## Tag `003G`

## 4.28. 2-categories

We will give a definition of (strict) $2$-categories as they appear in the setting of stacks. Before you read this take a look at Section 4.27 and Example 4.29.2. Basically, you take this example and you write out all the rules satisfied by the objects, $1$-morphisms and $2$-morphisms in that example.

Definition 4.28.1. A (strict)

$2$-category$\mathcal{C}$ consists of the following data

- A set of objects $\mathop{\rm Ob}\nolimits(\mathcal{C})$.
- For each pair $x, y \in \mathop{\rm Ob}\nolimits(\mathcal{C})$ a category $\mathop{\rm Mor}\nolimits_\mathcal{C}(x, y)$. The objects of $\mathop{\rm Mor}\nolimits_\mathcal{C}(x, y)$ will be called
$1$-morphismsand denoted $F : x \to y$. The morphisms between these $1$-morphisms will be called$2$-morphismsand denoted $t : F' \to F$. The composition of $2$-morphisms in $\mathop{\rm Mor}\nolimits_\mathcal{C}(x, y)$ will be calledverticalcomposition and will be denoted $t \circ t'$ for $t : F' \to F$ and $t' : F'' \to F'$.- For each triple $x, y, z\in \mathop{\rm Ob}\nolimits(\mathcal{C})$ a functor $$ (\circ, \star) : \mathop{\rm Mor}\nolimits_\mathcal{C}(y, z) \times \mathop{\rm Mor}\nolimits_\mathcal{C}(x, y) \longrightarrow \mathop{\rm Mor}\nolimits_\mathcal{C}(x, z). $$ The image of the pair of $1$-morphisms $(F, G)$ on the left hand side will be called the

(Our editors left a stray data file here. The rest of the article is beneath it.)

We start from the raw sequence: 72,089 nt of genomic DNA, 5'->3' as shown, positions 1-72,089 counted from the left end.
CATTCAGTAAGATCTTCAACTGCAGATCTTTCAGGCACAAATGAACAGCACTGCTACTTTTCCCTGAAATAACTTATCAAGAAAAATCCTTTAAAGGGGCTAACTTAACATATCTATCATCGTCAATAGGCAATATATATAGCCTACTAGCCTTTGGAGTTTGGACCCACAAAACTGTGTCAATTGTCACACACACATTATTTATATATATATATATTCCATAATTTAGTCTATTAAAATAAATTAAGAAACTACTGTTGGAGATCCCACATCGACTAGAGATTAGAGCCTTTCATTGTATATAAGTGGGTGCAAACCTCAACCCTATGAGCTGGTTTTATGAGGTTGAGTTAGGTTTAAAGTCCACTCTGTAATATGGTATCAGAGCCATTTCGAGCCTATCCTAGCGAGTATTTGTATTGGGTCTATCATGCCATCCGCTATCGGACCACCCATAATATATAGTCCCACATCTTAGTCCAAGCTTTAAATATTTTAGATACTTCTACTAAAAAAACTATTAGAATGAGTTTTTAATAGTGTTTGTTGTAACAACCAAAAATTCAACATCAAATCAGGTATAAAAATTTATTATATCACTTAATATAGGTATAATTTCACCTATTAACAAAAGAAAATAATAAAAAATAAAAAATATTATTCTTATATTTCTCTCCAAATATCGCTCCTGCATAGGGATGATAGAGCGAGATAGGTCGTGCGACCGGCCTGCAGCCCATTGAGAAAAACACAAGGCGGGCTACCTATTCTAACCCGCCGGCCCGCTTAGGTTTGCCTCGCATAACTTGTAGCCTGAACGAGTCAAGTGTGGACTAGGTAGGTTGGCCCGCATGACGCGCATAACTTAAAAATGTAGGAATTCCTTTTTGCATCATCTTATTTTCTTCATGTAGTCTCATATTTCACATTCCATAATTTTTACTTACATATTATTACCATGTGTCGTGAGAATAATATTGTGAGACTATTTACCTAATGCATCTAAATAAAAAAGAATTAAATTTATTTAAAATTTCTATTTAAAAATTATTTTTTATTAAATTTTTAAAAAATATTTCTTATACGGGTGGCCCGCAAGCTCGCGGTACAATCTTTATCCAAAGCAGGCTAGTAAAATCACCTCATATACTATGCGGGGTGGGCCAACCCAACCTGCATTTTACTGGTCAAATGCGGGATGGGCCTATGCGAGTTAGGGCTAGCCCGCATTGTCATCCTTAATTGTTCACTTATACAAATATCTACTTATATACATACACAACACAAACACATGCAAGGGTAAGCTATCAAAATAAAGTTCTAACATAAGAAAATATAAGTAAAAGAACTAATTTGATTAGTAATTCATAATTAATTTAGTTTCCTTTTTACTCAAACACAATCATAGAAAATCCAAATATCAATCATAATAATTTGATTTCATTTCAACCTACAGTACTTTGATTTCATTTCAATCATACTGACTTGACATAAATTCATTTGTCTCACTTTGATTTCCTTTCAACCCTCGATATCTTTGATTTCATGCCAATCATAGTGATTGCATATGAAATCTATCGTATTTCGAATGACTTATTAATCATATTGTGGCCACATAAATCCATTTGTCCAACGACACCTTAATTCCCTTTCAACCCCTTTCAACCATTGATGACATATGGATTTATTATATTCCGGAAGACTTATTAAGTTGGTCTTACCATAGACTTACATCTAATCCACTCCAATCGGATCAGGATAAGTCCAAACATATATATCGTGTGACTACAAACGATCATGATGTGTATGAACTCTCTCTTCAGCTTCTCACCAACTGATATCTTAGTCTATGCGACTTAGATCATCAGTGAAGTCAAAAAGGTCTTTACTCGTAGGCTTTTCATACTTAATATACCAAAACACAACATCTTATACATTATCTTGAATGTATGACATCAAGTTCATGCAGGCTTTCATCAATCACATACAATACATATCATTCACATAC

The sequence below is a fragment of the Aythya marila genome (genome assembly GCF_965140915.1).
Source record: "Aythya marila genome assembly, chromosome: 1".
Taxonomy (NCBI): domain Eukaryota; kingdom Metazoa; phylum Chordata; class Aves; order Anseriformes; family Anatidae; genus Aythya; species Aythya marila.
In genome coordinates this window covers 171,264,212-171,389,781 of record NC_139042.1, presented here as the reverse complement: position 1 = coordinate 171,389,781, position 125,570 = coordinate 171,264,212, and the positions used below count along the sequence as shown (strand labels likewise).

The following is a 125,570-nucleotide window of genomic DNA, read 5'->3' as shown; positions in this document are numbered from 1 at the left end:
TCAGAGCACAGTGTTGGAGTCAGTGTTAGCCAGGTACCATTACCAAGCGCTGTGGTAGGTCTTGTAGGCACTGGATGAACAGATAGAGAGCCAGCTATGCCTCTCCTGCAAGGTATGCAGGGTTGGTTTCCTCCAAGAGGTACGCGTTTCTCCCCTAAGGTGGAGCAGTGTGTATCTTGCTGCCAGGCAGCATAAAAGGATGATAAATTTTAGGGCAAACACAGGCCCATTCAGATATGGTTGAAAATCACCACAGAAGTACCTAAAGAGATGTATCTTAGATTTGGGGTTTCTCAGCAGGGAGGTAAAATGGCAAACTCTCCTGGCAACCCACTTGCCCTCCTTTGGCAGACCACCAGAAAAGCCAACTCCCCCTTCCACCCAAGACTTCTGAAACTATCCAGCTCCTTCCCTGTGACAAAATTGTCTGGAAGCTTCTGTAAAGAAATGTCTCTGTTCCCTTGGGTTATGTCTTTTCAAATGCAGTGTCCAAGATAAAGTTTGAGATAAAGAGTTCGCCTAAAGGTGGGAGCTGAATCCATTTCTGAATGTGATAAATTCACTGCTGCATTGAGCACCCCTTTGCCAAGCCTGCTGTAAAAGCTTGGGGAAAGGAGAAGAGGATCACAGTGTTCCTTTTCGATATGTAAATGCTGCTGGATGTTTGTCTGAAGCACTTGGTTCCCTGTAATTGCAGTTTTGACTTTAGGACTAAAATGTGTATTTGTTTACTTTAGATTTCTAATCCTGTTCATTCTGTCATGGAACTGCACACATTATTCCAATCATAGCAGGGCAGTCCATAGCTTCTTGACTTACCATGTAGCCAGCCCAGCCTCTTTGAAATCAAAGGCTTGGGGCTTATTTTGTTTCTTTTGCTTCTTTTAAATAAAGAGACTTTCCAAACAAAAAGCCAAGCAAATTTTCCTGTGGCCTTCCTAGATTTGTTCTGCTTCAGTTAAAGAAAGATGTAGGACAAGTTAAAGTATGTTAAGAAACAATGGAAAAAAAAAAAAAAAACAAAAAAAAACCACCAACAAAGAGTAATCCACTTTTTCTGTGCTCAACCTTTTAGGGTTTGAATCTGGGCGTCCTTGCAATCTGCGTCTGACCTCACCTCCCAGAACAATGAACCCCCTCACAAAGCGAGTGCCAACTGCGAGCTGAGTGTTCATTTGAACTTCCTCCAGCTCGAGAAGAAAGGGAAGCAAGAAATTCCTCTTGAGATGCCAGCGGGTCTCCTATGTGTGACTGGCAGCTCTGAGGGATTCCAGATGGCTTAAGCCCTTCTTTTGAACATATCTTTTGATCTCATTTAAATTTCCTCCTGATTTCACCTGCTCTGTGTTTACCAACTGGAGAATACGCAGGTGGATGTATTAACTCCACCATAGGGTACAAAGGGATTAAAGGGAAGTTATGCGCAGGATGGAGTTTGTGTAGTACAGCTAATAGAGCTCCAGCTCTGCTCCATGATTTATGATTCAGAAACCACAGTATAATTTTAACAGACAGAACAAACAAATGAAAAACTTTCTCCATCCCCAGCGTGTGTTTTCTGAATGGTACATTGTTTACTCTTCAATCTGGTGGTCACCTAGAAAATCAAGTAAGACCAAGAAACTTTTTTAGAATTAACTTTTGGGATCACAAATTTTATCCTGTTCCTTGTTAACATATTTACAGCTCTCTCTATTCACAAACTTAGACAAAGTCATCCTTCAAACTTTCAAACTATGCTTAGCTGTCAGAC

compositionof $F$ and $G$, and denoted $F\circ G$. The image of the pair of $2$-morphisms $(t, s)$ will be called thehorizontalcomposition and denoted $t \star s$.These data are to satisfy the following rules:

- The set of objects together with the set of $1$-morphisms endowed with composition of $1$-morphisms forms a category.
- Horizontal composition of $2$-morphisms is associative.
- The identity $2$-morphism $\text{id}_{\text{id}_x}$ of the identity $1$-morphism $\text{id}_x$ is a unit for horizontal composition.

This is obviously not a very pleasant type of object to work with. On the other hand, there are lots of examples where it is quite clear how you work with it. The only example we have so far is that of the $2$-category whose objects are a given collection of categories, $1$-morphisms are functors between these categories, and $2$-morphisms are natural transformations of functors, see Section 4.27. As far as this text is concerned all $2$-categories will be sub $2$-categories of this example. Here is what it means to be a sub $2$-category.

Definition 4.28.2. Let $\mathcal{C}$ be a $2$-category. A

sub $2$-category$\mathcal{C}'$ of $\mathcal{C}$, is given by a subset $\mathop{\rm Ob}\nolimits(\mathcal{C}')$ of $\mathop{\rm Ob}\nolimits(\mathcal{C})$ and sub categories $\mathop{\rm Mor}\nolimits_{\mathcal{C}'}(x, y)$ of the categories $\mathop{\rm Mor}\nolimits_\mathcal{C}(x, y)$ for all $x, y \in \mathop{\rm Ob}\nolimits(\mathcal{C}')$ such that these, together with the operations $\circ$ (composition $1$-morphisms), $\circ$ (vertical composition $2$-morphisms), and $\star$ (horizontal composition) form a $2$-category.Remark 4.28.3. Big $2$-categories. In many texts a $2$-category is allowed to have a class of objects (but hopefully a ''class of classes'' is not allowed). We will allow these ''big'' $2$-categories as well, but only in the following list of cases (to be updated as we go along):